News Wrap: Chemical weapon killed Kim Jong Un's half-brother
JUDY WOODRUFF: In the day's other news: At least 68 people are dead, after a pair of Islamic State bombings in Syria. They happened near the northern town of Al-Bab, which Turkish and Syrian fighters retook from ISIS just yesterday. In one attack, a suicide car bomb exploded outside a security checkpoint. Most of the dead were civilians who were lined up for permits to return home.
Iraq's air force struck Islamic State targets in Syria for the first time today. Warplanes hit two towns, in response to recent ISIS-claimed bombings in Baghdad. Iraqi forces are also battling ISIS back in their own country. Troops pushed into the first neighborhood of Western Mosul, as part of a now six-day offensive. The U.N. says about 750,000 civilians are trapped in the area.
Malaysian toxicologists have now determined that a chemical weapon was used to assassinate North Korean leader Kim Jong-un's half-brother. He was attacked at a crowded airport in Kuala Lumpur.
Margaret Warner has our report.
MARGARET WARNER: It's the latest stunning twist in a murder case already brimming with mystery.
Malaysian police now say Kim Jong-nam, estranged half-brother of North Korean leader Kim Jong-un, was killed by the deadly nerve agent V.X.
Two female assailants, caught on surveillance cameras, allegedly rubbed the poison on Kim's face in an airport two weeks ago. They're both under arrest, along with several North Koreans living in Malaysia.
KHALID ABU BAKAR, Royal Malaysia Police (through intepreter): The chemical is illegal. It is a chemical weapon. We are investigating how it entered the country.
MARGARET WARNER: The discovery of the nerve agent has deepened speculation that the North Korean regime was behind the apparent hit, a charge Pyongyang has denied.
According to the Centers for Disease Control, V.X. is among the most potent nerve agents in the world. It is odorless, and tasteless. Tiny amounts can kill in minutes. Producing it requires sophisticated equipment. Experts say that points to North Korea, which has reportedly stockpiled the chemical.
Jean Lee is the former Pyongyang bureau chief of the Associated Press. She spoke to us via Skype from Seoul.
JEAN LEE, Journalist: The other thing, obviously, that it confirms to us, if it indeed is the work of the North Koreans, is that they are making chemical weapons and that they are willing to use them
MARGARET WARNER: Malaysian authorities said they began to suspect V.X. was used after one of the attackers fell ill. So, who was their target? Kim Jong-nam was the eldest son of former North Korean leader Kim Jong Il, and once considered his heir apparent.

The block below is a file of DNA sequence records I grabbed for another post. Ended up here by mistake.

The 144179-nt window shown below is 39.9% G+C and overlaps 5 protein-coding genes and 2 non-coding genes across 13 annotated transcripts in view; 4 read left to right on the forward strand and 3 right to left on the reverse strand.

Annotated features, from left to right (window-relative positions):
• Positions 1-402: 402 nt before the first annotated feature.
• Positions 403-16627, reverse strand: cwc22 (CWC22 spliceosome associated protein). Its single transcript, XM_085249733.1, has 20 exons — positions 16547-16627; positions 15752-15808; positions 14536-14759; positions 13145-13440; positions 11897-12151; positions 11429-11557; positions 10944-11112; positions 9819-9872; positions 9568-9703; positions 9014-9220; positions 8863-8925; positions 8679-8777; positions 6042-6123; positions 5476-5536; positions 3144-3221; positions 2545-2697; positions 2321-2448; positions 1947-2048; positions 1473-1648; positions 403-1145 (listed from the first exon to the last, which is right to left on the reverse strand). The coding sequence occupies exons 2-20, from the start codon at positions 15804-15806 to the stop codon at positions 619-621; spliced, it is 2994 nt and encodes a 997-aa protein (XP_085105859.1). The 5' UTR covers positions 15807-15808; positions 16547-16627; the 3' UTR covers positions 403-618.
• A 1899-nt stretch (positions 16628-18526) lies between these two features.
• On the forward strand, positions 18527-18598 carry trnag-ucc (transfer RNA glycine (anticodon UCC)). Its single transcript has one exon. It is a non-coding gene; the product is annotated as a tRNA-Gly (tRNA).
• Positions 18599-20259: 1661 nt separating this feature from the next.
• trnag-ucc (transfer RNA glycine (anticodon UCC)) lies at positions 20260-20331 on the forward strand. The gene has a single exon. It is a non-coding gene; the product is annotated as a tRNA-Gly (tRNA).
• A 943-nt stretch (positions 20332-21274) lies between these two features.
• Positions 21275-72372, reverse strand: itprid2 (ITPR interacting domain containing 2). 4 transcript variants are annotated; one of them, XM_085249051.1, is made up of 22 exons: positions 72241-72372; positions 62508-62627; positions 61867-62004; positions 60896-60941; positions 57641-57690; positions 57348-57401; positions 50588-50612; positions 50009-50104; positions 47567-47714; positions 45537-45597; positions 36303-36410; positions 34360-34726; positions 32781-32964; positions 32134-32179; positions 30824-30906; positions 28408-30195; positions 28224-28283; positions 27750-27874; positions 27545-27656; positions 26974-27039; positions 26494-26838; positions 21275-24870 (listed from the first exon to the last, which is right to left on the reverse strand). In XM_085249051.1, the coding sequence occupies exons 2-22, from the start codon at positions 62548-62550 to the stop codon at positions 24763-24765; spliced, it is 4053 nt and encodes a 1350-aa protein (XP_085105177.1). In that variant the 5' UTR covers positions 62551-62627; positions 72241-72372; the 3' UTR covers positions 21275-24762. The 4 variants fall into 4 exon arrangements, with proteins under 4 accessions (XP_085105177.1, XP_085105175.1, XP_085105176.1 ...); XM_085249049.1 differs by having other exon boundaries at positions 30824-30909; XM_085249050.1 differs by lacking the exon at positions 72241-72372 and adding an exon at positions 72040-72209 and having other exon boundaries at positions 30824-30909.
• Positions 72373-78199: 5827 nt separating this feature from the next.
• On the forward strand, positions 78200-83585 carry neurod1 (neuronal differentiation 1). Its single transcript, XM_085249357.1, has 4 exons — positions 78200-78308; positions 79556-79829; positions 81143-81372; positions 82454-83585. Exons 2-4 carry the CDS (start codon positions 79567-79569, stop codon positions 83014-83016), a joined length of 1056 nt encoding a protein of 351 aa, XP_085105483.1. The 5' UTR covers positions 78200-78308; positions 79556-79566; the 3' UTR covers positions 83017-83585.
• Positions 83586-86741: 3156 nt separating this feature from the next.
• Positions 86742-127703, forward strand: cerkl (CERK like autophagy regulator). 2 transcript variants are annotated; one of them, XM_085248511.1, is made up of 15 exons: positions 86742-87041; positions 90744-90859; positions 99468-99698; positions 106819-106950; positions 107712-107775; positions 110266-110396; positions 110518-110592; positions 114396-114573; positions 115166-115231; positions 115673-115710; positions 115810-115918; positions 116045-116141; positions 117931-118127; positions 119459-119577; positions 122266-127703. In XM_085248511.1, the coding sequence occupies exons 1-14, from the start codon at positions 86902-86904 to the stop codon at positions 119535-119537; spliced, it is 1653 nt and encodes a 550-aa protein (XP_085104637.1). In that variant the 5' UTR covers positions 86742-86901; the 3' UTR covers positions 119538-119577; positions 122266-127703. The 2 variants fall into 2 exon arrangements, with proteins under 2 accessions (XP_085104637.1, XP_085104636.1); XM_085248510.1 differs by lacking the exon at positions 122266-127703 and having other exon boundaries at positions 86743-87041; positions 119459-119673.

But after he was caught trying to enter Japan illegally in 2001, reportedly to visit Disneyland, he fell out of favor. His half-brother Kim Jong-un ascended to power when their father died in 2011. Kim Jong-nam had been living in exile.
Jean Lee says North Korea's leader might have seen his half-brother as a threat to his legitimacy.
JEAN LEE: Perhaps he was angry that his half-brother had been speaking out against the regime. This, of course, is illegal under North Korean law. And it could have been a strong message that he was sending to North Koreans overseas, including his brother, including defectors.
MARGARET WARNER: The younger Kim has purged many relatives within North Korea in the past. He had his uncle executed in 2013.
Malaysian officials say they will decontaminate the airport to eliminate any residual trace of the nerve toxin.
For the PBS NewsHour, I'm Margaret Warner.
JUDY WOODRUFF: So far, there have been no reports of any innocent bystanders in the airport falling ill.
Back in this country, the FBI is investigating a possible hate crime, following a shooting in Kansas this week; 51-year-old Adam Purinton has been charged with killing an Indian-American engineer Wednesday night. A second Indian-American man was wounded. Purinton is accused of opening fire at a bar outside Kansas City. A bartender said he used — quote — "racial slurs."
Today, the victim's brother called on Indian officials to act.
VENU MADHAV, Brother of Victim: Government should voice out this strongly, because our brothers, sisters and our relatives are there. And if you really look into this incident, this is not done by a teenager or a burglar or something like that.
JUDY WOODRUFF: After the shooting, Purinton was found and arrested in Missouri. Today, he was extradited back to Kansas.
And stocks edged higher on Wall Street today. The Dow Jones industrial average gained 11 points to close at 20821. The Nasdaq rose nearly 10, and the S&P 500 added three. For the week, the Dow gained 1 percent. Both the Nasdaq and the S&P 500 added a fraction of a percent.